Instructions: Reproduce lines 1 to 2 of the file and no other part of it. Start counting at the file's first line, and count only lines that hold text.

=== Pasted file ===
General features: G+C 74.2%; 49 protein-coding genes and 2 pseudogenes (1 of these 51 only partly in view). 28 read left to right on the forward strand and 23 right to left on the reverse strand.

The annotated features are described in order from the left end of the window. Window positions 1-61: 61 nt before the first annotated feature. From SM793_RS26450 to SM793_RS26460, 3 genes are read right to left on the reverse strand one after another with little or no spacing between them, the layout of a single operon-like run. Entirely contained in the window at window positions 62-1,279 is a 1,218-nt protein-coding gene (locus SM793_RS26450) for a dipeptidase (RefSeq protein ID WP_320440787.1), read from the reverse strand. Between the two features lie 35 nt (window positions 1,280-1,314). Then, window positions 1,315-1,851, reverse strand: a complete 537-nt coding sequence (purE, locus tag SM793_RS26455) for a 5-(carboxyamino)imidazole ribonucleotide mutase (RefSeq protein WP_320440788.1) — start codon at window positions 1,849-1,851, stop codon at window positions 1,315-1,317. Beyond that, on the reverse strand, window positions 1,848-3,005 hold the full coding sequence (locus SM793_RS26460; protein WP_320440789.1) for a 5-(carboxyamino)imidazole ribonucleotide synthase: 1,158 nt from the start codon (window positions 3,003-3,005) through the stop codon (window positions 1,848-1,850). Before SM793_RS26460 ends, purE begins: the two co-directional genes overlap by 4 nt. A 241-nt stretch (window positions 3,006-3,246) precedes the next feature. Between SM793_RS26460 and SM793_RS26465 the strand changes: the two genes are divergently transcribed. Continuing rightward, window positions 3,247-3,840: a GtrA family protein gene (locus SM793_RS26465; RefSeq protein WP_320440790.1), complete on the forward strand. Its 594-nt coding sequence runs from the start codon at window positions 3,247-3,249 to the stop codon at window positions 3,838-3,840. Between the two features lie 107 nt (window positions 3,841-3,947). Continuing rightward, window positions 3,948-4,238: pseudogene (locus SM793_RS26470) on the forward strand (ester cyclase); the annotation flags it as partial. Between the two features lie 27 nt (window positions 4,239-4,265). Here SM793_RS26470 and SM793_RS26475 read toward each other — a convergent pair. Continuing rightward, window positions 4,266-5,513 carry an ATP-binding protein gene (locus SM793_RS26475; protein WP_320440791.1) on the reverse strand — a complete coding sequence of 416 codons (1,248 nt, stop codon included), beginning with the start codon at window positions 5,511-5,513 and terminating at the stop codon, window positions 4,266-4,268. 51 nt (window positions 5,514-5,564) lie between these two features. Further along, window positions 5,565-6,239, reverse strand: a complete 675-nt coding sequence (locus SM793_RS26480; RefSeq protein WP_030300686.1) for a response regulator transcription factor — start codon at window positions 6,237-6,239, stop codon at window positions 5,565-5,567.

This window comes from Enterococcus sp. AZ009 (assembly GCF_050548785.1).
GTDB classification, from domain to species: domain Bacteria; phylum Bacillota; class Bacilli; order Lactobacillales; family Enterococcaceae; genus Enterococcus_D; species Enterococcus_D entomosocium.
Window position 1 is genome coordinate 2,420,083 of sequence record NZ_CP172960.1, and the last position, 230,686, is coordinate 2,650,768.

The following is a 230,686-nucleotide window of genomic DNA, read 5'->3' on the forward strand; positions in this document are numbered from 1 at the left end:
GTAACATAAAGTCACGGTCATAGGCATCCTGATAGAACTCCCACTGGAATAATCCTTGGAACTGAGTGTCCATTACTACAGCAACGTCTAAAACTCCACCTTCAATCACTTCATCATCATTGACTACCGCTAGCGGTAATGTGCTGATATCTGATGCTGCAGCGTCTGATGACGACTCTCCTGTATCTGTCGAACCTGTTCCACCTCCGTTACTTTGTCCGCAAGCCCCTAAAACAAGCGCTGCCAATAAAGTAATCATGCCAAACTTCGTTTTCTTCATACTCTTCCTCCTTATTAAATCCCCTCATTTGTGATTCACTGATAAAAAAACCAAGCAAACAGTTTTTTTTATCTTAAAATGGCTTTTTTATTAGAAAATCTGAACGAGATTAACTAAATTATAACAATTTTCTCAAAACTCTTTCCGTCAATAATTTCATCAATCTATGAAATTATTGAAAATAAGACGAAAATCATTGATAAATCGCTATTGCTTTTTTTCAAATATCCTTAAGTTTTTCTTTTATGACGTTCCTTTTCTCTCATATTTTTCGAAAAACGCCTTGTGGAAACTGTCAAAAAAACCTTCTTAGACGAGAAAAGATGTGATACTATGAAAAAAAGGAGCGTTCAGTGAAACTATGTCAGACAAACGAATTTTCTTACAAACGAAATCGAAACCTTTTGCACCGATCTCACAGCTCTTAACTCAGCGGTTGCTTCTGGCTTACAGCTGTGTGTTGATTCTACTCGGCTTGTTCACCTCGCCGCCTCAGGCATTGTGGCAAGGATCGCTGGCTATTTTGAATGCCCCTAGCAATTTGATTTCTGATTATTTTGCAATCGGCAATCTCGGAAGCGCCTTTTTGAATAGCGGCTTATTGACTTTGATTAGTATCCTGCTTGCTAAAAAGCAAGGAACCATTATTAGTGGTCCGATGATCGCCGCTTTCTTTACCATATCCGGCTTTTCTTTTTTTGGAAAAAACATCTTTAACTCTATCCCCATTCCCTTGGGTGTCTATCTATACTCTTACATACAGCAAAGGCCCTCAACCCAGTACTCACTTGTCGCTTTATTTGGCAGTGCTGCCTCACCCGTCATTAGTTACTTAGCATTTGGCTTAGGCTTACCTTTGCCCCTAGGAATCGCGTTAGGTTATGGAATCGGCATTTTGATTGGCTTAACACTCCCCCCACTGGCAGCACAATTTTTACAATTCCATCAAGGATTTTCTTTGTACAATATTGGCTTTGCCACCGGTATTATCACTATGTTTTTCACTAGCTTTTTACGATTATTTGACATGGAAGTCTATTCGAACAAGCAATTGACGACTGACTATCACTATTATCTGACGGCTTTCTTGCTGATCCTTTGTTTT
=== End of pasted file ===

General features: G+C 74.2%; 49 protein-coding genes and 2 pseudogenes (1 of these 51 only partly in view). 28 read left to right on the forward strand and 23 right to left on the reverse strand.

The annotated features are described in order from the left end of the window. Window positions 1-61: 61 nt before the first annotated feature. From SM793_RS26450 to SM793_RS26460, 3 genes are read right to left on the reverse strand one after another with little or no spacing between them, the layout of a single operon-like run. Entirely contained in the window at window positions 62-1,279 is a 1,218-nt protein-coding gene (locus SM793_RS26450) for a dipeptidase (RefSeq protein ID WP_320440787.1), read from the reverse strand. Between the two features lie 35 nt (window positions 1,280-1,314). Then, window positions 1,315-1,851, reverse strand: a complete 537-nt coding sequence (purE, locus tag SM793_RS26455) for a 5-(carboxyamino)imidazole ribonucleotide mutase (RefSeq protein WP_320440788.1) — start codon at window positions 1,849-1,851, stop codon at window positions 1,315-1,317. Beyond that, on the reverse strand, window positions 1,848-3,005 hold the full coding sequence (locus SM793_RS26460; protein WP_320440789.1) for a 5-(carboxyamino)imidazole ribonucleotide synthase: 1,158 nt from the start codon (window positions 3,003-3,005) through the stop codon (window positions 1,848-1,850). Before SM793_RS26460 ends, purE begins: the two co-directional genes overlap by 4 nt. A 241-nt stretch (window positions 3,006-3,246) precedes the next feature. Between SM793_RS26460 and SM793_RS26465 the strand changes: the two genes are divergently transcribed. Continuing rightward, window positions 3,247-3,840: a GtrA family protein gene (locus SM793_RS26465; RefSeq protein WP_320440790.1), complete on the forward strand. Its 594-nt coding sequence runs from the start codon at window positions 3,247-3,249 to the stop codon at window positions 3,838-3,840. Between the two features lie 107 nt (window positions 3,841-3,947). Continuing rightward, window positions 3,948-4,238: pseudogene (locus SM793_RS26470) on the forward strand (ester cyclase); the annotation flags it as partial. Between the two features lie 27 nt (window positions 4,239-4,265). Here SM793_RS26470 and SM793_RS26475 read toward each other — a convergent pair. Continuing rightward, window positions 4,266-5,513 carry an ATP-binding protein gene (locus SM793_RS26475; protein WP_320440791.1) on the reverse strand — a complete coding sequence of 416 codons (1,248 nt, stop codon included), beginning with the start codon at window positions 5,511-5,513 and terminating at the stop codon, window positions 4,266-4,268. 51 nt (window positions 5,514-5,564) lie between these two features. Further along, window positions 5,565-6,239, reverse strand: a complete 675-nt coding sequence (locus SM793_RS26480; RefSeq protein WP_030300686.1) for a response regulator transcription factor — start codon at window positions 6,237-6,239, stop codon at window positions 5,565-5,567.